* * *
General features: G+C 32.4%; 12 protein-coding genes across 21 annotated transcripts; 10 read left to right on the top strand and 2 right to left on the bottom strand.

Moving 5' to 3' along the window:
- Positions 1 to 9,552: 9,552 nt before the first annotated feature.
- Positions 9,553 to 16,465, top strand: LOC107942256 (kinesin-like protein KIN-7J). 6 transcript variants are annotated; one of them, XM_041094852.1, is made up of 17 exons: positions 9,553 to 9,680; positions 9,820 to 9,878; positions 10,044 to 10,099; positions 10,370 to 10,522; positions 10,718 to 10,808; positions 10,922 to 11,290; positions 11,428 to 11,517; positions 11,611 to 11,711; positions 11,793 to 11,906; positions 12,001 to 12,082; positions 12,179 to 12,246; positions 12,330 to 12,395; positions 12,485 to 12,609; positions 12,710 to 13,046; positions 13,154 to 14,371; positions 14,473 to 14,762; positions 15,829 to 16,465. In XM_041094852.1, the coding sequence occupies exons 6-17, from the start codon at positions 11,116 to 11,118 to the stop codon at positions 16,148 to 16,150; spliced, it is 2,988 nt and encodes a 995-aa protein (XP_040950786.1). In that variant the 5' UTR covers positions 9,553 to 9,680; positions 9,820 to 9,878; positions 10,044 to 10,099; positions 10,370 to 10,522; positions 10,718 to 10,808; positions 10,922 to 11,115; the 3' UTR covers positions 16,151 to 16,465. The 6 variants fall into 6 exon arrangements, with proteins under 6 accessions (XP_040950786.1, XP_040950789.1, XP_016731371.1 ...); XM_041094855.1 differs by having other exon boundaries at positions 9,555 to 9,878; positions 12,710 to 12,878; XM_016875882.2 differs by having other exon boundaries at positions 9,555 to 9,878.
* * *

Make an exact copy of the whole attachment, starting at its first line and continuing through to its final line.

General features: G+C 32.4%; 12 protein-coding genes across 21 annotated transcripts; 10 read left to right on the top strand and 2 right to left on the bottom strand.

Moving 5' to 3' along the window:
- Positions 1 to 9,552: 9,552 nt before the first annotated feature.
- Positions 9,553 to 16,465, top strand: LOC107942256 (kinesin-like protein KIN-7J). 6 transcript variants are annotated; one of them, XM_041094852.1, is made up of 17 exons: positions 9,553 to 9,680; positions 9,820 to 9,878; positions 10,044 to 10,099; positions 10,370 to 10,522; positions 10,718 to 10,808; positions 10,922 to 11,290; positions 11,428 to 11,517; positions 11,611 to 11,711; positions 11,793 to 11,906; positions 12,001 to 12,082; positions 12,179 to 12,246; positions 12,330 to 12,395; positions 12,485 to 12,609; positions 12,710 to 13,046; positions 13,154 to 14,371; positions 14,473 to 14,762; positions 15,829 to 16,465. In XM_041094852.1, the coding sequence occupies exons 6-17, from the start codon at positions 11,116 to 11,118 to the stop codon at positions 16,148 to 16,150; spliced, it is 2,988 nt and encodes a 995-aa protein (XP_040950786.1). In that variant the 5' UTR covers positions 9,553 to 9,680; positions 9,820 to 9,878; positions 10,044 to 10,099; positions 10,370 to 10,522; positions 10,718 to 10,808; positions 10,922 to 11,115; the 3' UTR covers positions 16,151 to 16,465. The 6 variants fall into 6 exon arrangements, with proteins under 6 accessions (XP_040950786.1, XP_040950789.1, XP_016731371.1 ...); XM_041094855.1 differs by having other exon boundaries at positions 9,555 to 9,878; positions 12,710 to 12,878; XM_016875882.2 differs by having other exon boundaries at positions 9,555 to 9,878.